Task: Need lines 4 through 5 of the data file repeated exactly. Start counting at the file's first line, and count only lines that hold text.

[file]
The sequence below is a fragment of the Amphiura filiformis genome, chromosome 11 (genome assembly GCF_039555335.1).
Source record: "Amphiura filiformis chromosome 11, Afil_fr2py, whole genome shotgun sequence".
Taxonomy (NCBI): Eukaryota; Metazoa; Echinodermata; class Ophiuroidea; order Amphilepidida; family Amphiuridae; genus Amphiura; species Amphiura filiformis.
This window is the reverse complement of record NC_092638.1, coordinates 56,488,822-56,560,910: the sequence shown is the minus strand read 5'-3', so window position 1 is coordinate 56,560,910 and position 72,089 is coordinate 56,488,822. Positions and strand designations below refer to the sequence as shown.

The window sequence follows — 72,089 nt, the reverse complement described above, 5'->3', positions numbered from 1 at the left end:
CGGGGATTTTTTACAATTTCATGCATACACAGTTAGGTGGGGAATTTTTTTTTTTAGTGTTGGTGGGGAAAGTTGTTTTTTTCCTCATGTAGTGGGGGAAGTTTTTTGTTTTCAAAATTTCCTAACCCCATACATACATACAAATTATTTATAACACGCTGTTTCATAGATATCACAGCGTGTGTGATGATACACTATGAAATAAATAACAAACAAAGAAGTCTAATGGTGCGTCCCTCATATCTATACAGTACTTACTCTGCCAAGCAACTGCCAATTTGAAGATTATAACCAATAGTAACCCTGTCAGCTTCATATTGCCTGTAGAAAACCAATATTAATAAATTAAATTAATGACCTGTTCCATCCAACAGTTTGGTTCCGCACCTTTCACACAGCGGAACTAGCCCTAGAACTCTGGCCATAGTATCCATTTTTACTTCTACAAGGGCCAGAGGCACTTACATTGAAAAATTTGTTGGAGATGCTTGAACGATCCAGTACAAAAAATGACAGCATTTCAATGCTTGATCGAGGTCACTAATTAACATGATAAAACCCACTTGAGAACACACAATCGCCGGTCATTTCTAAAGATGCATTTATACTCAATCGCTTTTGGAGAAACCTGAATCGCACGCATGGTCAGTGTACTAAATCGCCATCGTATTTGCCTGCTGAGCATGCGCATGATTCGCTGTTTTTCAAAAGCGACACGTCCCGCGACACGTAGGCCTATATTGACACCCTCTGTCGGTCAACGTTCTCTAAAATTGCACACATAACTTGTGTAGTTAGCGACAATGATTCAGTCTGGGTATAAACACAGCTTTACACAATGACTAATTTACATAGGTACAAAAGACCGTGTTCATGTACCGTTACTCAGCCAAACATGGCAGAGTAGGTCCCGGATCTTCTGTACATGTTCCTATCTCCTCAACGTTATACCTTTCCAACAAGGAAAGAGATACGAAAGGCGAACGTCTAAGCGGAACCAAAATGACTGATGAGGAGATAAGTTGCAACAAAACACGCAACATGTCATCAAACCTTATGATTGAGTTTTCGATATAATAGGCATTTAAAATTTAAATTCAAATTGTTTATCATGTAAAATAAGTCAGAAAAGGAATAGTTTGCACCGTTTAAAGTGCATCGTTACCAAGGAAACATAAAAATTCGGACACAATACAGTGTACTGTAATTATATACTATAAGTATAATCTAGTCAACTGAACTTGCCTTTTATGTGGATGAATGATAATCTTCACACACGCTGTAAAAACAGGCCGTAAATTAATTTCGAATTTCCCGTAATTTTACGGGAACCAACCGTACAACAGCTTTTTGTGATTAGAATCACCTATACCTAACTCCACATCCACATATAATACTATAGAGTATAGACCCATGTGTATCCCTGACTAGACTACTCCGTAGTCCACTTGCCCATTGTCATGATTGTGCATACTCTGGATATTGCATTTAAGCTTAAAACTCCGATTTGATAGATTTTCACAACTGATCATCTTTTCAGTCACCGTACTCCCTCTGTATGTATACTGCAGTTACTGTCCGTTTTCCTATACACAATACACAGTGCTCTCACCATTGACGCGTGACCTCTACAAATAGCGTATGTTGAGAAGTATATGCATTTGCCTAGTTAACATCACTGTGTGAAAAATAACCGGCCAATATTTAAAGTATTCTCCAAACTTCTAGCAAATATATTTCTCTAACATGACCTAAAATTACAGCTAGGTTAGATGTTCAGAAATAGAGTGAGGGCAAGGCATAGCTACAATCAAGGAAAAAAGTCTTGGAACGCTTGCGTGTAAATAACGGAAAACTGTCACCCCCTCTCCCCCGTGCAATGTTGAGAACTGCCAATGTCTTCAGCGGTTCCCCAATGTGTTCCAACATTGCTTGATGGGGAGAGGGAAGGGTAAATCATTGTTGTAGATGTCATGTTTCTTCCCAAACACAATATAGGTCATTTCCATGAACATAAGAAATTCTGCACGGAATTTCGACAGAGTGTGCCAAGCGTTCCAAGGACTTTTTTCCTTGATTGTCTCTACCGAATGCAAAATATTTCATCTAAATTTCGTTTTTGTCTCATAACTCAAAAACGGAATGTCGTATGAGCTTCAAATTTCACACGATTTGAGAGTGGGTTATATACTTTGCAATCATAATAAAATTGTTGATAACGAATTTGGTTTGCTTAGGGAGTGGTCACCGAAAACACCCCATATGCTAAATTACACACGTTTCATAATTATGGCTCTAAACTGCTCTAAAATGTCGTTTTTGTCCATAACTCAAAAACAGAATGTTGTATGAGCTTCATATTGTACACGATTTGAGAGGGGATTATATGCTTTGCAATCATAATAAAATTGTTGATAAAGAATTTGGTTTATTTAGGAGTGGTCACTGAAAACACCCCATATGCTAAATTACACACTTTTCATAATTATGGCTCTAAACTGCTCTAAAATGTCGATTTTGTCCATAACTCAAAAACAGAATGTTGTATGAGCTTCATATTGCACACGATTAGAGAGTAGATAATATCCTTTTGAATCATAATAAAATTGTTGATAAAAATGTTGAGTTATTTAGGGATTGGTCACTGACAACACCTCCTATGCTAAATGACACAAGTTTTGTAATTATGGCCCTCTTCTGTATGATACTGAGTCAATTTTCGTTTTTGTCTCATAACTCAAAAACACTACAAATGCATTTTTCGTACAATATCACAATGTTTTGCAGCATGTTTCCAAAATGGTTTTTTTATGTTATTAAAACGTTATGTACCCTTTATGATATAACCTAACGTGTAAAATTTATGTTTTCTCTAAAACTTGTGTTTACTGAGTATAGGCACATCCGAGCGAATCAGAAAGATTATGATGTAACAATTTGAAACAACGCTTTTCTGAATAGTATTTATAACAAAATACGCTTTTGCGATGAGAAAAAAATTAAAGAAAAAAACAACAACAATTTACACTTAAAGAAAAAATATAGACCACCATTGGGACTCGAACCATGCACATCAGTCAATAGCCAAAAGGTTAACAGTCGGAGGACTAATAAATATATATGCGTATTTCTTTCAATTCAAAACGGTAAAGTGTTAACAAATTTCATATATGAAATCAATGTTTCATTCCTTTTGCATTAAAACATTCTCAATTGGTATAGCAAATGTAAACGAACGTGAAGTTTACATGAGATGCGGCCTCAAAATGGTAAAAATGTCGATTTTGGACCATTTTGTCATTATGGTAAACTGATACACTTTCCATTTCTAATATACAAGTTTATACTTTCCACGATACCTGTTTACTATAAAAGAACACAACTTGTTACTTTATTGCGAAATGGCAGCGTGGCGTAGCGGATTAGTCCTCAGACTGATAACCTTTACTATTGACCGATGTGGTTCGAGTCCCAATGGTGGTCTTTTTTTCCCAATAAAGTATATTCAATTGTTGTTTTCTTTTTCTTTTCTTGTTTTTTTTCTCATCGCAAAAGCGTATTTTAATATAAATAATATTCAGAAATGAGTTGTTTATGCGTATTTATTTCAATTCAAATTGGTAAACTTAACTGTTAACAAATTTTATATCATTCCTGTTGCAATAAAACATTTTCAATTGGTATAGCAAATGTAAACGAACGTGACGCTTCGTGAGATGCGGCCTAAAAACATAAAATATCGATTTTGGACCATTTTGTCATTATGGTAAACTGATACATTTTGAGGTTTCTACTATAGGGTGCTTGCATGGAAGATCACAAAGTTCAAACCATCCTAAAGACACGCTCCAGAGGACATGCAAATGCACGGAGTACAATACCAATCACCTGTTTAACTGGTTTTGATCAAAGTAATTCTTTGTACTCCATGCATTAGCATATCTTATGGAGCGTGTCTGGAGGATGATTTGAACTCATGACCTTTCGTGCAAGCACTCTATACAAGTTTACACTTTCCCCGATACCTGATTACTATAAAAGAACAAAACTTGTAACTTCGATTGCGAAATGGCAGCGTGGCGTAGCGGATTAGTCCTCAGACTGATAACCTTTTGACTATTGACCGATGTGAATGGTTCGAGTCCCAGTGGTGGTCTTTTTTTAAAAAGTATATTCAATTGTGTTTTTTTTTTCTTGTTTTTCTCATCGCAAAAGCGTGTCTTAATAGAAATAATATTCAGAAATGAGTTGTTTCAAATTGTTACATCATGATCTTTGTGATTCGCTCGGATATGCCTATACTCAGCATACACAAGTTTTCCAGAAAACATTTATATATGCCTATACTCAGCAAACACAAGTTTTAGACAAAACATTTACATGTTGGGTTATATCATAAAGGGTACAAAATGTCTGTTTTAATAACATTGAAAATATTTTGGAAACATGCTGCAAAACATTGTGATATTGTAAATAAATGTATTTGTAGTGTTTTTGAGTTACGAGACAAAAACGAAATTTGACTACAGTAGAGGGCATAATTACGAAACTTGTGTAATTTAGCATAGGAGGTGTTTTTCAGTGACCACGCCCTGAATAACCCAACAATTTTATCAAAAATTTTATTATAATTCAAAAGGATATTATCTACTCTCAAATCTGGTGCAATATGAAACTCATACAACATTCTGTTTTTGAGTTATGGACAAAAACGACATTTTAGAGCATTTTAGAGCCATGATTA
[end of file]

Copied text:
This window is the reverse complement of record NC_092638.1, coordinates 56,488,822-56,560,910: the sequence shown is the minus strand read 5'-3', so window position 1 is coordinate 56,560,910 and position 72,089 is coordinate 56,488,822. Positions and strand designations below refer to the sequence as shown.

The window sequence follows — 72,089 nt, the reverse complement described above, 5'->3', positions numbered from 1 at the left end: